Bartholet knows this yet proliferates lies, intentionally and deliberately using false statistics on the number of "orphans" globally. CAP and CAP repeatedly quote a figure of 143 million orphans--a number well known to them to be extremely overinflated inasmuch as 88.7% of children in orphanages worldwide are not orphans but have at last one living parent and are not eligible for adoption.(8) Many families in under-developed areas of the world use institutional care temporarily and to obtain medical care they cannot otherwise afford. Both of Madonna's adoptions--supported by ACT--are explicit examples of children in orphanages, many of whom have extended families that could care for them, if provided with the support to do so.(9)
In Mozambique, when funding ran out for institutions, 80% of children were able to be reunified with their families, according to Jini Roby, attorney and social worker who researches and teaches global issues of children at risk at Brigham Young University, Ninety-eight percent of caregivers given assistance that was more cost effective than institutional care were able to keep their families together until children reached adulthood.
With nearly 90% of the 143 million children residing in orphanages not able to be adopted, that leaves slightly less than 1.4 million children. Bartholet also knows, however, that 95% of all institutionalized children are over five years of age, and many have special needs, while those being adopted are under five.(10) U.S. visa statistics validate that almost 90% percent of all American adoptions are for children under the age of 5, not the children "languishing" in orphanages. The breakdown is 46% are under a year; 43% 1-4 years; 8% 5-9 years; 3% over 9.
Researchers from the University of Liverpool found that EU countries with the highest rates of children living in institutions and high numbers of international adoptions did not reduce the number the number of children in institutional care but attributed to an increase. The study found that people in countries such as France and Spain are choosing to adopt healthy, white children from abroad rather than children from their own country. Similarly, more that one hundred thousand children in U.S. foster care who could be adopted are ignored by Americans who adopt internationally.
Reducing international adoptions allows those within the country an opportunity to adopt without the insurmountable competition of outside dollars. International adoption creates barriers to domestic adoption both in the "sending" and "receiving" counties.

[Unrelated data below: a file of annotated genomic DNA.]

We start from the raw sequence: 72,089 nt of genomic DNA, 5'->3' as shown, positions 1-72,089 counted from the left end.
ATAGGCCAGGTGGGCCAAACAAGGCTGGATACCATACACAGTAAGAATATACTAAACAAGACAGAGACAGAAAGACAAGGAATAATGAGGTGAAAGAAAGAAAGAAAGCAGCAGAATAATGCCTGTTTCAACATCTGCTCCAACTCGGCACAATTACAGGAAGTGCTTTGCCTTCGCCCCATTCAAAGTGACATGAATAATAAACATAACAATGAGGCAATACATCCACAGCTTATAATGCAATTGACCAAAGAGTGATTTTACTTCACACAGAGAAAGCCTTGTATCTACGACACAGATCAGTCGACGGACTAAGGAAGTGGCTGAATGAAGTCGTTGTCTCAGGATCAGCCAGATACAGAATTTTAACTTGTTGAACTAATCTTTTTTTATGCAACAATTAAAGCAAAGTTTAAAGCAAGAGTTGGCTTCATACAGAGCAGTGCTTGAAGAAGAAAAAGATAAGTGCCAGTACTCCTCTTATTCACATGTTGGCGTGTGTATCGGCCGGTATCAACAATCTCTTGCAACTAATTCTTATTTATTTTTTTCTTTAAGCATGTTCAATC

Bartholet, who has said that "heritage is over-rated"(11), posits that:
"International adoption is under siege, with the number of children placed dropping each of the last several years, and many countries imposing severe new restrictions [against kidnapping, stealing and corruption]. Key forces mounting the attack claim the child human rights mantle, arguing that such adoption denies heritage rights, and often involves abusive practices. Many nations assert rights to hold onto the children born within their borders, and others support these demands citing subsidiarity principles. But children's most basic human rights, at the heart of the true meaning of subsidiarity, are to grow up in the families that will often be found only in international adoption. These rights should trump any conflicting state sovereignty claims [emphasis added]. "
Only international adoption can provide needy children with caring families?
With this belief, ACT announced in November 2009 that CAP and CAP had been granted a hearing before the Inter-American Commission on Human Rights to present their concerns about a "dramatic decrease" in international adoptions, claiming that the closing of Guatemalan adoption in the wake of proven kidnappings for adoption, violates the human rights of children. (12) Bartholet's testimony attacked the principle of heritage and placed international adoption as a priority second only to a child remaining with their family, totally dismissing and discounting domestic adoption, creating an illusion that cold institutional care is the only alternative.(13)
Professor Bartholet's hyperbole includes unfounded claims contrary to fact such as: "Shutting down international adoption programs in Guatemala deprives thousands of children per year of the chance to grow up in nurturing homes, rather than life-destroying orphanages. That's an evil that should count for more."(14) A lesser "evil" than baby selling, a far more serious and insidious, universally punishable felony?
Yet in Guatemala--as Bartholet well knows--that 80% of children adopted in 2006 were under one year of age.(15, 16) Older children and children with disabilities are left behind as the attorneys represented by ACT, CAP and AAAA help fill a demand for babies. In fact, 98 percent of U.S. adoptions from Guatemala were babies who had never seen the inside of an institution were signed over directly to a private attorney who approved the international adoption--for a very considerable fee--without any review by a judge or social service agency.(17)
ACT is right on target when they state that children being dislocated from their families "have no seat at the policy table, and no voice." Their claim, however, that their pro-adoption position speaks for or represents the children whose custody is being transferred assumes that children want advocates who support adoption more than they desire helping their families overcome temporary, non-endangering problems allowing them to remain intact.
No one disputes that children who are truly orphaned and have no extended family to care for them properly, require alternative care. There is also little dispute by the majority of child advocates and adoption experts that international adoption is ripe with corruption, exploitation and trafficking of children.